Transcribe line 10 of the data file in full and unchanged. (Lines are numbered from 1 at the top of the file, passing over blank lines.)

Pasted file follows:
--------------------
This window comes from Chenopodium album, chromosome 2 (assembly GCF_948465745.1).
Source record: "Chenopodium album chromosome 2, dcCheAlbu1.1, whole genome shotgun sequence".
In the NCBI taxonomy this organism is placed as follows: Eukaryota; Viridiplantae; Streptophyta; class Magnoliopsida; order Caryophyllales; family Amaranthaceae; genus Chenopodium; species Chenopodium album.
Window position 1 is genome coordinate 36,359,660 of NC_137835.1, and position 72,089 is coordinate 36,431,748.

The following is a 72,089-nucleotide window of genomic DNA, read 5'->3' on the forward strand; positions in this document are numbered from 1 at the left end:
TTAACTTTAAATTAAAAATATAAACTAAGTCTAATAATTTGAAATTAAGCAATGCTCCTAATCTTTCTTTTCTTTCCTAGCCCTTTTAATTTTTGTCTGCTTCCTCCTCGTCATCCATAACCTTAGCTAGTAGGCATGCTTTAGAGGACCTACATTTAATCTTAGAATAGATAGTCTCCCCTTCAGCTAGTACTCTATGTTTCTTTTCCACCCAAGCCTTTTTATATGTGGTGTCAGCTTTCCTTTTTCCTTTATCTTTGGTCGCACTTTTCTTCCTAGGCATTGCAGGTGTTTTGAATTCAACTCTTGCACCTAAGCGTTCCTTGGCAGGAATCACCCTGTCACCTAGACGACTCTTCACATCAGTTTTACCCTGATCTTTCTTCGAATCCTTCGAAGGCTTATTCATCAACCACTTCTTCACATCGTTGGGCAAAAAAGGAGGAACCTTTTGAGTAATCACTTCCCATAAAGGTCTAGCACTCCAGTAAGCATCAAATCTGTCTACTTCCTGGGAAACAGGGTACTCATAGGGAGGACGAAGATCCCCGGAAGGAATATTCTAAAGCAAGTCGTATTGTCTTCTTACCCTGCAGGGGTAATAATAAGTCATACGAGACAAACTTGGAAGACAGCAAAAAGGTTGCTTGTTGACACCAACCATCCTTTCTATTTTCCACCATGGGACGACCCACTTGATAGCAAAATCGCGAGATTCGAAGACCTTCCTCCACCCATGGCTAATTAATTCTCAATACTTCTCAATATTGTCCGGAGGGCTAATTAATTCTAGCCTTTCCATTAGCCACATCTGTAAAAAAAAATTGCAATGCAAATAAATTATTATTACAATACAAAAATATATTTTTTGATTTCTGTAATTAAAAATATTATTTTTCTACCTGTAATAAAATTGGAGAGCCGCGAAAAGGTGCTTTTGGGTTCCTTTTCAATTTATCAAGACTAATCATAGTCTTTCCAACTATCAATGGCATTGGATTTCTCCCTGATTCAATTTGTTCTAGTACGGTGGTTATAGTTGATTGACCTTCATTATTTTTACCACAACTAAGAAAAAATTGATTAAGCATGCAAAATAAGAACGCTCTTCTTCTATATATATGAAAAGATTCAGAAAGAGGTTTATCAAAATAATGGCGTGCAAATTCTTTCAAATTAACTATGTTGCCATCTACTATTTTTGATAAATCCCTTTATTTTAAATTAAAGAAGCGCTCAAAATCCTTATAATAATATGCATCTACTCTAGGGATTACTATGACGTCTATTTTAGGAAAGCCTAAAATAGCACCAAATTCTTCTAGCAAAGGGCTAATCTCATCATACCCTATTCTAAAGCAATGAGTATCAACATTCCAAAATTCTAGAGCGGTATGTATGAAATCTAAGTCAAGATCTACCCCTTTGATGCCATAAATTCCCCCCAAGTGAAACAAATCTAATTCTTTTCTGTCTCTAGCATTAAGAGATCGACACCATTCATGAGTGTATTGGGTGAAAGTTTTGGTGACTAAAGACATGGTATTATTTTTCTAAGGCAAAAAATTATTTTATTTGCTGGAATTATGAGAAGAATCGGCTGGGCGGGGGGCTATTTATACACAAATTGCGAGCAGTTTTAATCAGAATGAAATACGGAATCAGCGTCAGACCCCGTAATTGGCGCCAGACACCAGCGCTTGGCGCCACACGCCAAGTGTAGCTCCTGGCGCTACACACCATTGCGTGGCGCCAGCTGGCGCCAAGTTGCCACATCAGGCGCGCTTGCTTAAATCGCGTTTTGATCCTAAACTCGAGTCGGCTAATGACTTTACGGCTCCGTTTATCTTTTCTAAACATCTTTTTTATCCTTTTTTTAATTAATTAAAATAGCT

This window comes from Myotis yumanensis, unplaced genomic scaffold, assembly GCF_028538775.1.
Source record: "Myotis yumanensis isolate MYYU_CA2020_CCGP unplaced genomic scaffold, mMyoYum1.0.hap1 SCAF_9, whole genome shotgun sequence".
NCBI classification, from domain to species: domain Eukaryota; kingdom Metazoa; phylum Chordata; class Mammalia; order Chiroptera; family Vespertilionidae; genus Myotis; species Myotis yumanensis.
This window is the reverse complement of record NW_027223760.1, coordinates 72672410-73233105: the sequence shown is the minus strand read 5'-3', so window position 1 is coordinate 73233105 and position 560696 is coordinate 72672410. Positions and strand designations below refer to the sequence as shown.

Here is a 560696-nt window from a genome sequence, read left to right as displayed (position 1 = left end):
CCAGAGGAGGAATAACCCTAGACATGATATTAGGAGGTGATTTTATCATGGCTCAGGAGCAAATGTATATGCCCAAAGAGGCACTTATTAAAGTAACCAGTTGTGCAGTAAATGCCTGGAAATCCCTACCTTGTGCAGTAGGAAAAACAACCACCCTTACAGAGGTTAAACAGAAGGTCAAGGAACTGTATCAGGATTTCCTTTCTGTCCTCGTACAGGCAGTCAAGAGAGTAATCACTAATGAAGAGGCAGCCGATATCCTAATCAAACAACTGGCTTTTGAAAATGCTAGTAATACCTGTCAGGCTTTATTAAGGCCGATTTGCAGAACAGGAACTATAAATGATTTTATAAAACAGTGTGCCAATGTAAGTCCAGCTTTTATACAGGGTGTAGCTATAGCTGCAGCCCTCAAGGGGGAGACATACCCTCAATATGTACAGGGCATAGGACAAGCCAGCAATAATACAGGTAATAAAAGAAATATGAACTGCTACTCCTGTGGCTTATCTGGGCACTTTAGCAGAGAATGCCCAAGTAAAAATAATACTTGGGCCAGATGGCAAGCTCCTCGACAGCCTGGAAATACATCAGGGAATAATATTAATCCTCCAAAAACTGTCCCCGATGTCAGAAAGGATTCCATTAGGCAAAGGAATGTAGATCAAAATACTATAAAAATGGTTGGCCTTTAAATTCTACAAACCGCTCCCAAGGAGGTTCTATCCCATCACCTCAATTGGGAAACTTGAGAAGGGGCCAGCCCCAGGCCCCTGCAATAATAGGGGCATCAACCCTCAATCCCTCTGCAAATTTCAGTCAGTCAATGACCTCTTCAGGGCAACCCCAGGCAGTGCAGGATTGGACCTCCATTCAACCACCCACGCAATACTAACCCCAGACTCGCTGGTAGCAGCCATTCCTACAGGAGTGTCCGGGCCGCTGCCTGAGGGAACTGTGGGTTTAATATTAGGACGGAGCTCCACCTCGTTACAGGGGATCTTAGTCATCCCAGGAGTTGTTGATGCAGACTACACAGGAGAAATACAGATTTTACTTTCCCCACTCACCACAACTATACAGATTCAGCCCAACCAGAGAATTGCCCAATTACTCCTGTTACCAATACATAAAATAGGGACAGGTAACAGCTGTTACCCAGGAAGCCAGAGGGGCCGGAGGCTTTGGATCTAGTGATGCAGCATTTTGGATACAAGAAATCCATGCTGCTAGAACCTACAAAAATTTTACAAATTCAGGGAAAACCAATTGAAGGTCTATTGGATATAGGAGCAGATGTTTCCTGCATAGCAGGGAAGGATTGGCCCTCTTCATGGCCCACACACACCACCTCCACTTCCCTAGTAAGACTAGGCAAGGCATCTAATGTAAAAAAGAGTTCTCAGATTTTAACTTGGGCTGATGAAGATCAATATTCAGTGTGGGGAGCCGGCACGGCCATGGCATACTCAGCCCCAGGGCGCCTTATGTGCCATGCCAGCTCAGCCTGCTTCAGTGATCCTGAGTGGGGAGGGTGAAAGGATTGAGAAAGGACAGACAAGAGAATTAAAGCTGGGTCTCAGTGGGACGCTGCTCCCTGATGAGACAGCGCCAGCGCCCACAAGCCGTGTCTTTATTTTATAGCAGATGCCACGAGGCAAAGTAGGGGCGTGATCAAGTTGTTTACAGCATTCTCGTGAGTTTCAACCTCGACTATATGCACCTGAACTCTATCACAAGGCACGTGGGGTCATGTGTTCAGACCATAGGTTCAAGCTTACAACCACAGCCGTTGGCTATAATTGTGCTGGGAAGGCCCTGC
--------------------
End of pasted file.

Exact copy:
This window is the reverse complement of record NW_027223760.1, coordinates 72672410-73233105: the sequence shown is the minus strand read 5'-3', so window position 1 is coordinate 73233105 and position 560696 is coordinate 72672410. Positions and strand designations below refer to the sequence as shown.